As all investors know there are lies, damned lies and past performance statistics. What the aca...
As all investors know there are lies, damned lies and past performance statistics.
What the academics and statisticians seem unable to agree on is whether past performance has any value. As first reported in last week's Investment Week, Autif has research which concludes that it can have value and previous work suggesting otherwise is flawed. Immediately after this Virgin issued a statement arguing the association's research was itself incorrect. Virgin, had previously commissioned a report on past performance, and this conclusively proved that past performance is not a guide for the future.
Despite the somewhat aggressive tone of Virgin's response, this was Autif's point. It had commissioned a report into the accuracy of past research into past performance ' a slight difference. In examining all the most recent data done on this particularly thorny subject, the study put together by Charles River Associates (CRA) says that most research has overlooked some key points. These being the fact that the research of the past has been done under certain assumptions, such as persistency in fund performance is the result of fund manager skill. The CRA study issued last week says this is not the point. The important factor is whether persistency, for whatever reason, exists or not and, apparently, it does.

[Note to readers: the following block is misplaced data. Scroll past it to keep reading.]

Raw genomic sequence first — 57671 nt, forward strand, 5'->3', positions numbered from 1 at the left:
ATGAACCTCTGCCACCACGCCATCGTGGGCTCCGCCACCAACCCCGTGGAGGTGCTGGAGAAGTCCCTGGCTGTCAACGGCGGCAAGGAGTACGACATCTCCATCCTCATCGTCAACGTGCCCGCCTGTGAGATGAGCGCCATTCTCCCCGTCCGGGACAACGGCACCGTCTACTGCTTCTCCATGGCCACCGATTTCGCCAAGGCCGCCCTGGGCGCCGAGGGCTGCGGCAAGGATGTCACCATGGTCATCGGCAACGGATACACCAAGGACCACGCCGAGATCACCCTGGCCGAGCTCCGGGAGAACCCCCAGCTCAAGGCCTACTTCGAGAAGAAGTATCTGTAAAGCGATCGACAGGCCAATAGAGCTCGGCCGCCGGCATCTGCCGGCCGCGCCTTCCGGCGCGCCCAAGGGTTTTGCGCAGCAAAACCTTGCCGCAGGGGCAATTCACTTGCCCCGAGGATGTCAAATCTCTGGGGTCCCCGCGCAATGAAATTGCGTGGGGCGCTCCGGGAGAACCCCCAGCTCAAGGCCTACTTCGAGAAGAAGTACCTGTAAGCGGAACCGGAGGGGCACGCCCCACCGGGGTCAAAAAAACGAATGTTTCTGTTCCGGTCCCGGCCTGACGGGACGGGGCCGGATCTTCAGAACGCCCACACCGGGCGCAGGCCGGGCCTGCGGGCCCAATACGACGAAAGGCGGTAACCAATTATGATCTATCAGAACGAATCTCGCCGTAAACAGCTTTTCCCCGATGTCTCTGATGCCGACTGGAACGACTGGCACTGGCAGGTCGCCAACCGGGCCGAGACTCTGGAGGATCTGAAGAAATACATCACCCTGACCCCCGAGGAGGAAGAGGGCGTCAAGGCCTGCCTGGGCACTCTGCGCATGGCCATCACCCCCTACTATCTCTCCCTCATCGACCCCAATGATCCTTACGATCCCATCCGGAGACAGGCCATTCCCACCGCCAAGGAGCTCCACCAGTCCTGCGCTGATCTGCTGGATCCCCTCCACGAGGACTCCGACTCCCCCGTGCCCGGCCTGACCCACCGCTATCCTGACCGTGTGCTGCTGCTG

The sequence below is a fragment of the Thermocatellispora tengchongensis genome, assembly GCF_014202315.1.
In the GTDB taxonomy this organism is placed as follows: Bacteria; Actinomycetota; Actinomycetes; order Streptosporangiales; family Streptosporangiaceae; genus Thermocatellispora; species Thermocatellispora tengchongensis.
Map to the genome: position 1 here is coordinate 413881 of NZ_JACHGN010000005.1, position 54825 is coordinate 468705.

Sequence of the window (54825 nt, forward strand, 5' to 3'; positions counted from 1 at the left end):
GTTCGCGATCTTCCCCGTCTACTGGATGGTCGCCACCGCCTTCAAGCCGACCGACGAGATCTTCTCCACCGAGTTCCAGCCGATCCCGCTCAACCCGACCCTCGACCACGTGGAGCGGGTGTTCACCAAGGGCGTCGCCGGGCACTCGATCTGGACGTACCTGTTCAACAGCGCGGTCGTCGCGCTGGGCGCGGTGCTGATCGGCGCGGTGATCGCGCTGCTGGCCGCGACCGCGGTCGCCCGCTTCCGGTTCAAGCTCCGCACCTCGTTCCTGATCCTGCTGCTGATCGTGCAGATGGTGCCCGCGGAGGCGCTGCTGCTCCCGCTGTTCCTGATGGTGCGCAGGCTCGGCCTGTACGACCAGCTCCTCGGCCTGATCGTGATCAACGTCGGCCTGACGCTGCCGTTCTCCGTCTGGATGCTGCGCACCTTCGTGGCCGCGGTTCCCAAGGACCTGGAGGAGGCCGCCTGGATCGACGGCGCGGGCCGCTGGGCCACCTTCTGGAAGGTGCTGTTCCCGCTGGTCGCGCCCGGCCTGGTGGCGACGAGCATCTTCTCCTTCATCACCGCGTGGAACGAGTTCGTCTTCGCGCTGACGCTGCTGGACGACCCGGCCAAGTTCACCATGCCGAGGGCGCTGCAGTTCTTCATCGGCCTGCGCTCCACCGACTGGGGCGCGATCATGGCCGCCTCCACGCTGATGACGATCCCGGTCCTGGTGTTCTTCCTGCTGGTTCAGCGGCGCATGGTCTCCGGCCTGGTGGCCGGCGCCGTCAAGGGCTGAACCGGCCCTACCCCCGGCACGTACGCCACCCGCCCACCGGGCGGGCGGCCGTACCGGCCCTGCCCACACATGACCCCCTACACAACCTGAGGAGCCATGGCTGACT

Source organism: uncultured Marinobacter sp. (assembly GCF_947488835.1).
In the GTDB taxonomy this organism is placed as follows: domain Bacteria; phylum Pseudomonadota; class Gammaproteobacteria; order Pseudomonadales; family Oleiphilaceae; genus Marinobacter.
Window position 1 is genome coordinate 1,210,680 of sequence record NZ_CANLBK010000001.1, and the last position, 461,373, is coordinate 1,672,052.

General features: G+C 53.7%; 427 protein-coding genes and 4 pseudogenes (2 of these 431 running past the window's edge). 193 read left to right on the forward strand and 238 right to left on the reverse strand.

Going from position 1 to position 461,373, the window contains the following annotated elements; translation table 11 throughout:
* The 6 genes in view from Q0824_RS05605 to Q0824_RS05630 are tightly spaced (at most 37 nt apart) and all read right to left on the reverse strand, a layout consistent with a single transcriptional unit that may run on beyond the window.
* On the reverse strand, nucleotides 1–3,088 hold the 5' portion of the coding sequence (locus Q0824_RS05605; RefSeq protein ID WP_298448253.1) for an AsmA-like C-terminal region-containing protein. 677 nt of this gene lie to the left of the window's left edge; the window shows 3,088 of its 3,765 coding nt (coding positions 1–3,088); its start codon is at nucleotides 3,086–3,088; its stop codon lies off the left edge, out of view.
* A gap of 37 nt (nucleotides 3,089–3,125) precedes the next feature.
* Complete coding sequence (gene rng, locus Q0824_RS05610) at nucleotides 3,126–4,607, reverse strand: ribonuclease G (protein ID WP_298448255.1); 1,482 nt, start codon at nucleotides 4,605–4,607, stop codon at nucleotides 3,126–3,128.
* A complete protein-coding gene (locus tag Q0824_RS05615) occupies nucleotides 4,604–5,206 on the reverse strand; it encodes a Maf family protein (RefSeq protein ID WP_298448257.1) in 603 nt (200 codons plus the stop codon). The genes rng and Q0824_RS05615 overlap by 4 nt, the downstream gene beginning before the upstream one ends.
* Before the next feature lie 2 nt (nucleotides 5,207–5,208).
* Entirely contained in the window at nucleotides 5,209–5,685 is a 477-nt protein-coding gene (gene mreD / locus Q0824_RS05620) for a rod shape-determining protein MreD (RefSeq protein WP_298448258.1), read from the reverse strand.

For fund managers and intermediaries alike the study is a challenge to the FSA, which has consistently refuted the idea that past performance should have any relevance to fund selection in its comparative tables.
If fund selection for consumers is left to be judged just by cost then it will be the low-cost companies that would be the beneficiaries of it. Intermediaries have long known that many factors go into recommending a portfolio, much of which is the fund manager's skill. After all, who would hire a builder with a reputation for shoddy but cheap work?
This is also why many intermediaries have followed fund managers from one portfolio to another ' something that has been difficult to track in any research done into past performance. It seems a rather practical and logical thing to do ' take the information provided, such as the quants and costs, add in the qualitative such as whether the fund manager is good at what he or she does, based on a myriad of factors such as experience, reputation and ability, and apply this to the decision made. And yet the FSA has been content to leave consumers with just the costs, with its final say on past performance being its oft-quoted 'past performance is no guide to the future.'
Perhaps we could now add 'we think but we're really not sure' to the front of that disclaimer.
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